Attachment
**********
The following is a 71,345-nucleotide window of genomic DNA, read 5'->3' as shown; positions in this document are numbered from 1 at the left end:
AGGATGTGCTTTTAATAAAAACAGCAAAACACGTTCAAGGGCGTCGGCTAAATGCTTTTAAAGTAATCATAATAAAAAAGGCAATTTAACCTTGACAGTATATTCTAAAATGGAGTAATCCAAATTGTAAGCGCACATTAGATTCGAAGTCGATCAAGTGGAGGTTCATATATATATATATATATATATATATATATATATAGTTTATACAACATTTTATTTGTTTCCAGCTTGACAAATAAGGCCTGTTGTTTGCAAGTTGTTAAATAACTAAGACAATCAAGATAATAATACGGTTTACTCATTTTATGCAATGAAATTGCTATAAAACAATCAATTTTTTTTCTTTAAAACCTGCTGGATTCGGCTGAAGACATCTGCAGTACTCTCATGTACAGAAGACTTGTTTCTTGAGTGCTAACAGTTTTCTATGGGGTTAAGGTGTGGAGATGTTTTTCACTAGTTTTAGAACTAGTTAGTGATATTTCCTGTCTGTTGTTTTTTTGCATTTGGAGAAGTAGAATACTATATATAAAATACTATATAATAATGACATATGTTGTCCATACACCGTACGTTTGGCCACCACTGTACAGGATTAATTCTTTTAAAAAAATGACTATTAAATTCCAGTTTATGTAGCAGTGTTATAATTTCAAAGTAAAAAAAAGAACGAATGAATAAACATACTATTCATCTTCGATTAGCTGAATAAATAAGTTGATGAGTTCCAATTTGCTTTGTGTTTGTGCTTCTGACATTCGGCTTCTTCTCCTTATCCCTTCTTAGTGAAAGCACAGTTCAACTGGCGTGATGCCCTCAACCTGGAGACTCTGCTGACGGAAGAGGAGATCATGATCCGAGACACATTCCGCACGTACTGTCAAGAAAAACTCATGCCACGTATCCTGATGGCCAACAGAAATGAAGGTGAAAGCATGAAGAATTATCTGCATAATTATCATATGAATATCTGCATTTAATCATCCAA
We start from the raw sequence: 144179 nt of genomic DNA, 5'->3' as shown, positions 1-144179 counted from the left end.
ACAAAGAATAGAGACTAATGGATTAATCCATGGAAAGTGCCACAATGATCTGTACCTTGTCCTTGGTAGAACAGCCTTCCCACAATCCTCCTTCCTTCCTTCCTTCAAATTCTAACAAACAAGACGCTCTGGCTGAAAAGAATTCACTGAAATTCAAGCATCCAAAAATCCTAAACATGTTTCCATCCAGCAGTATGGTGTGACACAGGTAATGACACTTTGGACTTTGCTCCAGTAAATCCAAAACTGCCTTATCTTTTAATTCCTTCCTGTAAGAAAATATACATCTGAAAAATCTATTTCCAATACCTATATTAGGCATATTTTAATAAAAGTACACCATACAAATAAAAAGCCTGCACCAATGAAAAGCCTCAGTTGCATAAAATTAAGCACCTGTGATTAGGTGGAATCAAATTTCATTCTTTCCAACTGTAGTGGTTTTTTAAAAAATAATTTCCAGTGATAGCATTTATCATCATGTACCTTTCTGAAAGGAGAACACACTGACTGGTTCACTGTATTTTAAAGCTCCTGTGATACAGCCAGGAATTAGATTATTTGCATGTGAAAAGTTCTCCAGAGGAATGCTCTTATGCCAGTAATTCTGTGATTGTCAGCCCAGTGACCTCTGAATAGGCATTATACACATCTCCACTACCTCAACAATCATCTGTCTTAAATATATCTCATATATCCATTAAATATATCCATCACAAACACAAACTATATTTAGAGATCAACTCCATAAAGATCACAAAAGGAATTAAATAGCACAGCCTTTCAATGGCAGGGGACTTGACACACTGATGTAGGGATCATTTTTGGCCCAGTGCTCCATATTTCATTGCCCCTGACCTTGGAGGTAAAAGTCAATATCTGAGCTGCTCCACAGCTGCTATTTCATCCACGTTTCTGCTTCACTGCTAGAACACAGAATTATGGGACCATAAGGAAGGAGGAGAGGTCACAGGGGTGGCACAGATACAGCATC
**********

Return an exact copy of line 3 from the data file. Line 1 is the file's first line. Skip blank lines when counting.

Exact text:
We start from the raw sequence: 144179 nt of genomic DNA, 5'->3' as shown, positions 1-144179 counted from the left end.